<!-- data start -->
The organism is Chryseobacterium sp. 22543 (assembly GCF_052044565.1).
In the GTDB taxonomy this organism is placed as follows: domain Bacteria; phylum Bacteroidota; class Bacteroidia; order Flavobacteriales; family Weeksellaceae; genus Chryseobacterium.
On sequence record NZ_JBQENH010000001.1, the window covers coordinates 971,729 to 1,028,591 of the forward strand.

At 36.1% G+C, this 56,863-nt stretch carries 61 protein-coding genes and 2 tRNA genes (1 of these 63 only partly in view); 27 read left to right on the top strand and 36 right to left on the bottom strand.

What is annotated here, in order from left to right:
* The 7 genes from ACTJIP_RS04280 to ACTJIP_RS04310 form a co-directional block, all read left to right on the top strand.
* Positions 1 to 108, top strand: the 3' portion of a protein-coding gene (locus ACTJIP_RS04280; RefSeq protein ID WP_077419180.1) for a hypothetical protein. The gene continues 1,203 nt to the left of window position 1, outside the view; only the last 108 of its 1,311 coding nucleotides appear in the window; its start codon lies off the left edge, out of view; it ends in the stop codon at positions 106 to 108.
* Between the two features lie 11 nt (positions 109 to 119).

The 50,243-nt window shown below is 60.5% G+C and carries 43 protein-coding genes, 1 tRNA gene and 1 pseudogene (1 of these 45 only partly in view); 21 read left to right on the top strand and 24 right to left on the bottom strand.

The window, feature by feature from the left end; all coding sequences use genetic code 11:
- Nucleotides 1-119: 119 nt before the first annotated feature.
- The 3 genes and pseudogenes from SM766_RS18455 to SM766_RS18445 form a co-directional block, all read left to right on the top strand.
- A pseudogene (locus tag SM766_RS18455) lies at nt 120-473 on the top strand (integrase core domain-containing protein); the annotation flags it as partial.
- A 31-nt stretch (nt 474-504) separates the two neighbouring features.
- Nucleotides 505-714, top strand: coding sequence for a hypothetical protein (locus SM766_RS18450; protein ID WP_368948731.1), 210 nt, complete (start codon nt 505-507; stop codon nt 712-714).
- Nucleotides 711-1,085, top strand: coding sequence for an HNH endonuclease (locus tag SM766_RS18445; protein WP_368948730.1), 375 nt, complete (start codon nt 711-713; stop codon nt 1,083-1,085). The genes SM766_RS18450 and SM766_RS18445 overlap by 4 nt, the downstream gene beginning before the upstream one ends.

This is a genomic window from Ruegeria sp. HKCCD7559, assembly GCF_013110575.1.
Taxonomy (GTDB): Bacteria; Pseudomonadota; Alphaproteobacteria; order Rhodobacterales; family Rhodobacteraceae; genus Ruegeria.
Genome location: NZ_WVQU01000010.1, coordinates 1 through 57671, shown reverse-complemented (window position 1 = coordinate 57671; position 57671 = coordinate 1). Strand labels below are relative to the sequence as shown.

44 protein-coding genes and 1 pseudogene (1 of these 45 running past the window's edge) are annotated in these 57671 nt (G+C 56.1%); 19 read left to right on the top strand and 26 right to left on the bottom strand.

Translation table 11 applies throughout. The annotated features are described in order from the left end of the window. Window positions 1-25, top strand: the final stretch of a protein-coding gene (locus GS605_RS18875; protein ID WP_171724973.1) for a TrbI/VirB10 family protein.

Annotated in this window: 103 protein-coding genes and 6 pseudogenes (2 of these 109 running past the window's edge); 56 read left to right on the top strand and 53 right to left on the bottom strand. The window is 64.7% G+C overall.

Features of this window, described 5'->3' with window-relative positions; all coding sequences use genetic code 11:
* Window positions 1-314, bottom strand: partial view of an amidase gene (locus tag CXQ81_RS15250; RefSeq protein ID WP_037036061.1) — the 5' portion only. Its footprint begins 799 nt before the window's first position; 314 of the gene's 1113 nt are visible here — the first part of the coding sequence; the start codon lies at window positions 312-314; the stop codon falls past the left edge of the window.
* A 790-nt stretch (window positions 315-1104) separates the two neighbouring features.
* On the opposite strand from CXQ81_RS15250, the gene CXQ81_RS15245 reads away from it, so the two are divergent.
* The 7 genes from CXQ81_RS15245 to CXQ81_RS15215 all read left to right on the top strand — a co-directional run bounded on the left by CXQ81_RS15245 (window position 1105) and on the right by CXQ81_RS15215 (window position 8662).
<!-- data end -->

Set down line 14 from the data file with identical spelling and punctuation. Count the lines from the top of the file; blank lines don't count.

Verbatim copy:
- A 31-nt stretch (nt 474-504) separates the two neighbouring features.